Bench scale autoclave testing is used to establish preliminary design criteria for a full scale design, allowing for evaluation of process economics. In addition, materials-of-construction testing can be conducted in autoclaves to identify suitable alloys for an application. Studies also can include other treatment processes, like biological treatment, that can be coupled with WAO for effluent polishing.

Continuous flow pilot studies can be performed under a wide range of operating conditions. Pilot plant studies are done to optimize the design conditions for custom applications, and produce representative treated product for evaluation and further testing. Pilot systems are constructed of various alloys, including titanium and high nickel alloys. The WAO system configurations are typically customized based on the specific process approach.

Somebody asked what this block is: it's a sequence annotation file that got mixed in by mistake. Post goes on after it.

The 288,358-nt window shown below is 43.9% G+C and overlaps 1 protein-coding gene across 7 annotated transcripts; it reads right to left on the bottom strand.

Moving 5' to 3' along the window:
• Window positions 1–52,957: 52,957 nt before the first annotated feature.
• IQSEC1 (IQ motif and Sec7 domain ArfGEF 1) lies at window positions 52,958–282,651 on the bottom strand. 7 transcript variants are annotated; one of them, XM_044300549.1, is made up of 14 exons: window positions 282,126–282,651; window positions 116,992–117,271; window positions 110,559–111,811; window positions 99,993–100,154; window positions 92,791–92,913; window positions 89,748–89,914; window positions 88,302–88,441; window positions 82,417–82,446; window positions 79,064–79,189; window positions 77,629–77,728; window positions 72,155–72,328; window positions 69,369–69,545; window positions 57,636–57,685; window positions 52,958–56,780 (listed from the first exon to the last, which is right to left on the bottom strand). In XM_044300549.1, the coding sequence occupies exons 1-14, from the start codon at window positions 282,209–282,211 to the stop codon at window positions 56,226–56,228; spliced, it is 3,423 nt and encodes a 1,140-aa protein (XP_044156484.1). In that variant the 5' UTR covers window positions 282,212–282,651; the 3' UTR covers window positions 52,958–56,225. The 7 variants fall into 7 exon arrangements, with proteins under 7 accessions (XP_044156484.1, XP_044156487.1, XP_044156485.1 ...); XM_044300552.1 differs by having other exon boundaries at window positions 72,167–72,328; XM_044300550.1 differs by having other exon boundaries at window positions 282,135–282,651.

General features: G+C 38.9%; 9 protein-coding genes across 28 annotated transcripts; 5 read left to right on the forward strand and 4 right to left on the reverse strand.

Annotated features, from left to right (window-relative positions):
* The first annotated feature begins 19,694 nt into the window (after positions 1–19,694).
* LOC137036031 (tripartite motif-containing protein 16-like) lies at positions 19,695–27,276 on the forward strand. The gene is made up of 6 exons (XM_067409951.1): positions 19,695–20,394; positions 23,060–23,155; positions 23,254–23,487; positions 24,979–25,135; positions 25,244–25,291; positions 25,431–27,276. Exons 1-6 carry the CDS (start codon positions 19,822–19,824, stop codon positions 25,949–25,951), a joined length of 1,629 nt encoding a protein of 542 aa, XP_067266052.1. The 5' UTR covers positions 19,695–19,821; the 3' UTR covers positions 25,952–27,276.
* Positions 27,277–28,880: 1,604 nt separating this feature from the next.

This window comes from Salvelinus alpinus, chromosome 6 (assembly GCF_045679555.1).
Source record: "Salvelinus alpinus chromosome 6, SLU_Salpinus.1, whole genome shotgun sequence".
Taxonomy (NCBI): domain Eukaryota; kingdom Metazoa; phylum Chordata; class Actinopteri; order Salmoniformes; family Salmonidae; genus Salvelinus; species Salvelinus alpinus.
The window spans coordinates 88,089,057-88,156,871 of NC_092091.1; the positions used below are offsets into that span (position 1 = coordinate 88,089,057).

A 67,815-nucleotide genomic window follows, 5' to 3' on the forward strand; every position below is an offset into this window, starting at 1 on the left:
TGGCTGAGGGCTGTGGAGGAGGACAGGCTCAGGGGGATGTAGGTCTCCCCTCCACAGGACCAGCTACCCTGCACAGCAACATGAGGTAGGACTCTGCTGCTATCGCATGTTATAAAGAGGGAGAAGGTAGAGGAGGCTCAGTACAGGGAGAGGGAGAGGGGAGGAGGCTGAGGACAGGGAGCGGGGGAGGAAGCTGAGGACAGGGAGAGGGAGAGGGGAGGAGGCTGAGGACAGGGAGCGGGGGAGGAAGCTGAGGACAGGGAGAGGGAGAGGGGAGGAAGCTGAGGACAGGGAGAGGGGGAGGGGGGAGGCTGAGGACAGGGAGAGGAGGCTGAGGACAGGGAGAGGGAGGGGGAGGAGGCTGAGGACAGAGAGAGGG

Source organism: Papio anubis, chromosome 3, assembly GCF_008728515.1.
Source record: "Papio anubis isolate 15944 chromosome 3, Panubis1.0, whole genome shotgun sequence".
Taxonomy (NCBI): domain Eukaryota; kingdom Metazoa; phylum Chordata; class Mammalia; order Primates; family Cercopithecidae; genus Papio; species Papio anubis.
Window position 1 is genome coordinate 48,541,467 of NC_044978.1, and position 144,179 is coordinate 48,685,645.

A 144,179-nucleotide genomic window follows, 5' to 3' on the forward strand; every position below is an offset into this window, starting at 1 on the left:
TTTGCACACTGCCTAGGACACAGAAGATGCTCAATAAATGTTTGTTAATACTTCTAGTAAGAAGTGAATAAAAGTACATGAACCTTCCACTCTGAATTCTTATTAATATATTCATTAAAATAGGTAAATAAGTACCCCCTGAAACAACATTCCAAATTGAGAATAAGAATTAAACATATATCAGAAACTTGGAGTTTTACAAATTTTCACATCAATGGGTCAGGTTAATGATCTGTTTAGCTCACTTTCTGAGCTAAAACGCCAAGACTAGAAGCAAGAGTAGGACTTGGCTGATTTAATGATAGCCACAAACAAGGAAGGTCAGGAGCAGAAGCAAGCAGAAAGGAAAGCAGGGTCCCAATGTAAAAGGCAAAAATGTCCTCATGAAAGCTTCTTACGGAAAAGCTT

Conclusion

Wet air oxidation of refractory compounds can result in formation of oxidized effluents that are much more biodegradable than the starting compound. Therefore, effluents produced from wet air oxidation of aqueous solutions of these refractory compounds exhibit high values for BOD:COD ratios, and also show higher oxygen uptakes than their respective untreated parent compounds in respirometry tests, indicating they're more amenable to biological treatment.

About the Authors: